21 SEPTEMBER 1912, Page 12

[To THE EDITOR or THE "SPECTATOR."' SIR,—The Spectator has long

been regarded in this country as a publication friendly to the United States, not disposed to find evil where evil does not exist. May I ask you, therefore, why the British Press and British speakers continue to pour abuse upon us on every possible occasion ? Why talk about " blood brotherhood" and "hands across the sea" when the British Press maintains an incessant attack upon us as "low and immoral people " ?

It would seem that athletic sports are not of sufficient importance to destroy or mar national friendship, yet since the Olympic games at Stockholm our newspapers here have been filled with reprints from the London Press of wholly baseless slurs upon us. Because our young men won and those of England did not, our character as a nation is assailed, and the London journal which was once regarded as first in the world is foremost in the assault. Are the English people children, or are they unable to lose like gentlemen P Certainly the great majority of Americans are beginning to have a very low opinion of the English sporting spirit.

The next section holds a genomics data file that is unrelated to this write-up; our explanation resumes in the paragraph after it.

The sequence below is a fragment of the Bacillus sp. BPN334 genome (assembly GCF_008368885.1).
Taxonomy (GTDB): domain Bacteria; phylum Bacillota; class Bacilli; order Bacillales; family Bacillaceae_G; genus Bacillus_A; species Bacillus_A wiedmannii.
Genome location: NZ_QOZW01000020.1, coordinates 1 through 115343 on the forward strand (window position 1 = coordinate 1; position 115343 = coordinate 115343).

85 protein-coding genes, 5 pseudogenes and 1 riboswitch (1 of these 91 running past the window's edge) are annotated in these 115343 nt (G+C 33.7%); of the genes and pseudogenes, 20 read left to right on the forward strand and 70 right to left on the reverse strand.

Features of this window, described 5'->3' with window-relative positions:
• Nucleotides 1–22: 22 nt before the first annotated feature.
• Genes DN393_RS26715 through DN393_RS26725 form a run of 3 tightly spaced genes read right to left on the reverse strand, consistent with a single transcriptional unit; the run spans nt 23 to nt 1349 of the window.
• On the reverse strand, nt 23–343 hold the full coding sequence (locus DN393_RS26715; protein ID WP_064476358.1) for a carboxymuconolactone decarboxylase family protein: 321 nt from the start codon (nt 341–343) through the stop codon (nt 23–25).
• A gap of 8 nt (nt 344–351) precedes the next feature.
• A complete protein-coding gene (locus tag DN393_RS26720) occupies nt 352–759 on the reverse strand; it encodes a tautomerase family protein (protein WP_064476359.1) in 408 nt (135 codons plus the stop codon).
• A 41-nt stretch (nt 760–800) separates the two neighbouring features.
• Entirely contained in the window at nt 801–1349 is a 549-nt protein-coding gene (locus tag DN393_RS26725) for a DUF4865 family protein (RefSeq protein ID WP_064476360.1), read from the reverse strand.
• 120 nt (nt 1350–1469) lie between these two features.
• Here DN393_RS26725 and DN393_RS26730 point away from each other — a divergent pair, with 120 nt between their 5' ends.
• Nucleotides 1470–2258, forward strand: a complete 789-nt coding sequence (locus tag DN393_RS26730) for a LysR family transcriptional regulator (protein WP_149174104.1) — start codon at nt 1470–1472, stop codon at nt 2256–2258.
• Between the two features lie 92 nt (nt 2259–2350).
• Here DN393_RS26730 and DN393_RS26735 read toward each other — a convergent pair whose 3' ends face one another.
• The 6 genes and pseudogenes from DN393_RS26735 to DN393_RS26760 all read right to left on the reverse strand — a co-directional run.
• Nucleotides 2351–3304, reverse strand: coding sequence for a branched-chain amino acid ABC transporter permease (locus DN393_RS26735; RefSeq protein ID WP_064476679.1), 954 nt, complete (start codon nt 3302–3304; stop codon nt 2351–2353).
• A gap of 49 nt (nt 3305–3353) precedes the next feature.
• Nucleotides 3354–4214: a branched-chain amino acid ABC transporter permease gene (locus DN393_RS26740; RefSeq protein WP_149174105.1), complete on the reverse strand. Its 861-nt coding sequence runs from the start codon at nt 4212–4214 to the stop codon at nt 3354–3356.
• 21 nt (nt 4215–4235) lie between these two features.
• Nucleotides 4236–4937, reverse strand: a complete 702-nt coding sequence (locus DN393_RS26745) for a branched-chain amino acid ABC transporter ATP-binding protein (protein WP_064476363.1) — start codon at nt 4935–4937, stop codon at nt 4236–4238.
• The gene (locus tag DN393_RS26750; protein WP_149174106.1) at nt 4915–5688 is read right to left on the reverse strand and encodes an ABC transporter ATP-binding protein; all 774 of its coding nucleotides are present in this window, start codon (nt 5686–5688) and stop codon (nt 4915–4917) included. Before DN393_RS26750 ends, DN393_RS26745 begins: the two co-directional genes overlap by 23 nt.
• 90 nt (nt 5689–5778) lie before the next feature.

This abuse is carried to a yet greater extent in the matter of the Panama Canal tolls. Our Press to-day, and for many days preceding, has been reprinting the most savage denuncia- tions of us from the London dailies and weeklies. They are not only reprinted here, but all over the United States. Most of us think that Congress has done wrong in that particular Act, and our newspapers have not been backward in saying so, but we do not care to have ourselves assailed generally as a people devoid of honour.

All these things have sunk deeply in the American mind. A nation that assails another in such a manner should have a flawless record of its own. Has Great Britain such a flawless record P Fresh in our memories are the Jameson Raid, the general belief in this country that the British Government was an accomplice to it ; and the mobbing of the Boer republics. The British people may or may not want our friendship. It is their own business, but the course of their Press indicates that they do not want it, and there can scarcely be a doubt that it has been impaired seriously.—I am, Sir, &c.,